We burn up a lot of time and nerves worrying about what’s going to happen next. The fears almost always turn out to be just that, wild projections. You’re going to get fired because the boss is in a bad mood. You’ll never make the deadline. You'll never have another good idea.
You would think we would know the routine by now, but, no. Our brains love to stew, since they are tuned to a survival instinct that sees things through the prism of imminent disaster whenever possible.
That’s particularly true when stress is at the helm. The stress response turns on the ultimate alarmist, the amygdala, the brain’s primitive emotional hub and fear central, which floods the mind with one overriding theme: catastrophe.
A brain built to keep us alive in 100,000 B. C. hasn’t made the transition to the modern world. We may be carrying 21st century technological devices and wearing duds from Macy’s, but inside our heads, there’s a caveman/woman waiting to freak out at the slightest threat.
Keeping down the panic reflex is the challenge of our lives, and, increasingly our work too. Job stress can do what sabre-toothed tigers never could, keep us in a state of chronic stress, which can have a major impact on health, performance, and bottom lines. More than two dozen studies show the connection between job stress and heart disease.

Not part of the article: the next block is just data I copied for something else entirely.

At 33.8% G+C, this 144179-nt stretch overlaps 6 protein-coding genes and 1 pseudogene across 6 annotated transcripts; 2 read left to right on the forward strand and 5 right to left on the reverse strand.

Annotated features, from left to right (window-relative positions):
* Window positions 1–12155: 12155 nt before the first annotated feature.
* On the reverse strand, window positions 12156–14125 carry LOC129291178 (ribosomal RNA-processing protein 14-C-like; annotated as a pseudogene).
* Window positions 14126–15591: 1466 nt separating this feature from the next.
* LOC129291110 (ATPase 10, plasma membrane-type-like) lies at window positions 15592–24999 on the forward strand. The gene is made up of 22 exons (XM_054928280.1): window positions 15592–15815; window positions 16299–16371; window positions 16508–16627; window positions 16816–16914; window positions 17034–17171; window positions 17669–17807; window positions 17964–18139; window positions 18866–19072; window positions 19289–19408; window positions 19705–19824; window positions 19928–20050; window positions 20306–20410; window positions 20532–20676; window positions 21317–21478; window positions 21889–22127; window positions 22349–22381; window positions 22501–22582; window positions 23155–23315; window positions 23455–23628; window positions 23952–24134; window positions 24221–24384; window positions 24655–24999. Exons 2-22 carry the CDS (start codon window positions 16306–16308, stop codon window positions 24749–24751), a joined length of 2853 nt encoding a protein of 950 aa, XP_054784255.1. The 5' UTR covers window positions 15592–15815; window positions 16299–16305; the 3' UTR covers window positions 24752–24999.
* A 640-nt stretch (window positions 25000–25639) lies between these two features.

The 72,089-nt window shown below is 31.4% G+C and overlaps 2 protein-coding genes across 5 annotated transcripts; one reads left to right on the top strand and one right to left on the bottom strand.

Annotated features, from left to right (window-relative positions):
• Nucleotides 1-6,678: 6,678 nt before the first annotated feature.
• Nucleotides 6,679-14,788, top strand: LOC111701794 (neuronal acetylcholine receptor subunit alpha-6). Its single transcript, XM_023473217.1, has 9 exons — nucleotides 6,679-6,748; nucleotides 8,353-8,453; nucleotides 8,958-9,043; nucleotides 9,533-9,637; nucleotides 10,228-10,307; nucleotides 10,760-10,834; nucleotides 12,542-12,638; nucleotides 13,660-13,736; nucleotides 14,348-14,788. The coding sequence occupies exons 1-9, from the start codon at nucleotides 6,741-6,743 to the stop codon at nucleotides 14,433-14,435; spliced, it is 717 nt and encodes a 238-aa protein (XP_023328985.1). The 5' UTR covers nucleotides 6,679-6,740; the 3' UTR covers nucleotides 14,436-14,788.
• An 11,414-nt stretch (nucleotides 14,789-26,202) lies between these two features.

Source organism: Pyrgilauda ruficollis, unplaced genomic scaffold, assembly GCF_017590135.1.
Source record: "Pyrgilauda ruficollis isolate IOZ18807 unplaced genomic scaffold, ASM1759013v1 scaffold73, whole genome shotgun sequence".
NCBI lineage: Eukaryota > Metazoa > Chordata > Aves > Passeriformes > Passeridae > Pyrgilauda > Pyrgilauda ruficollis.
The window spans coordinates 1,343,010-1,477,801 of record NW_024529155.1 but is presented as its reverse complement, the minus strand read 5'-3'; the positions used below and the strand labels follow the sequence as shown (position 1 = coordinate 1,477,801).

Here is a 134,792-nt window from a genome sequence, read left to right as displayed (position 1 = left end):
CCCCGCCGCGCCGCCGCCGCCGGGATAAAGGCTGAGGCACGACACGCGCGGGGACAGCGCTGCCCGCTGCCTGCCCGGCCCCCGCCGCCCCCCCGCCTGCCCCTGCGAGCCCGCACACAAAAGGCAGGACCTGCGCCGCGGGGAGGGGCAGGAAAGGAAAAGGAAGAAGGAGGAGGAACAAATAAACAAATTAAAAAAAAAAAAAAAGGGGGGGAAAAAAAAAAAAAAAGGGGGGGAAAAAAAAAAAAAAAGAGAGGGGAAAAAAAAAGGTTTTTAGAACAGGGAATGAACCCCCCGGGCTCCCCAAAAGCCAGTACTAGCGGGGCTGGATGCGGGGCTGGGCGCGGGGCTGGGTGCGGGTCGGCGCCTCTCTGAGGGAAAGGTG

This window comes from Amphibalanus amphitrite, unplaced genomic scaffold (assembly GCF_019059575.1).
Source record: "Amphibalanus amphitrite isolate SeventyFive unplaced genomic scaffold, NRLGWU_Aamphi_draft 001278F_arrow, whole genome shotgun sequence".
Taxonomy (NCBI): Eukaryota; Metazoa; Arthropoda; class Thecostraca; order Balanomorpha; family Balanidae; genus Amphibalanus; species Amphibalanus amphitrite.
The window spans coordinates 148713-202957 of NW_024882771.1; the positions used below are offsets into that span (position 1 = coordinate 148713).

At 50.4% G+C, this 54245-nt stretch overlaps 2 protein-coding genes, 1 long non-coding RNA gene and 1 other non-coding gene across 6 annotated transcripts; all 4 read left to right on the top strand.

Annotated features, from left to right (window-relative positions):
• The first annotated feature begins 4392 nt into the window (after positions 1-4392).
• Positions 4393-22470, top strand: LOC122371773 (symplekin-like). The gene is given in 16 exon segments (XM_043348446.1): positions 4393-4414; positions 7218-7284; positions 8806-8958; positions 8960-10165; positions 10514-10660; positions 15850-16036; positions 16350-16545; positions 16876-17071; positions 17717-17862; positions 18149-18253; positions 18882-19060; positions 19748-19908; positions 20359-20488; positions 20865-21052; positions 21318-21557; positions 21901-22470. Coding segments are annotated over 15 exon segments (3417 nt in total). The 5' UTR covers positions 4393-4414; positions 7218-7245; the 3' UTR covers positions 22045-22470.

When work stress activates the amygdala, the trigger sets off a pattern many of us are too familiar with, known as awfulizing. Since the amygdala believes your life to be in imminent danger, it blows things well out of proportion. The unreturned phone call, the meeting you weren’t invited to, the disapproving tone of someone’s voice, signals impending doom.
Awfulizing is the byproduct of irrational self-talk set off by an activated amygdala. It turns everything into a worse-case scenario, which fuels the stress response and more calamitous thoughts. A few minutes of overreacting can trigger fight-or-flight. The awfulizing default exaggerates mistakes, slights, flaws, and behaviors into apocalyptic scenarios.
It’s pure fantasy, and unless we challenge them, they become the reality, not a pleasant one for any department or company where awfulizers are running wild. It leads to a perpetual state of crisis mentality in any organization.
One of the triggers of awfulizing is the tendency to take things personally. The reality is that things happen in the world, and we can choose to see them in a neutral way or take them personally. That’s not an easy choice, I admit, given the fact we have this thing called an ego, which always wants to have its way and believes it is at the center of the universe. Once the ego is into it, off goes more raw emotion that feeds more irrational thoughts. Irrational self-beliefs also enable catastrophic thoughts, as events seem to validate pet fears—I must never make a mistake; my worth depends on how much I achieve or produce, etc.
We have better things to do than run a fantasy factory all day. The best stress management programs and work-life balance trainings (see ours here) build skills to control the self-talk and the exaggerations that come with it. People learn how to recognize the patterns and shift to realistic self-talk that keeps the horrors confined to the Sci-Fi channel.
The next time your brain starts spinning out catastrophic scenarios, catch the awfulizing and remember the caveman inside your head, a character long past the expiration date.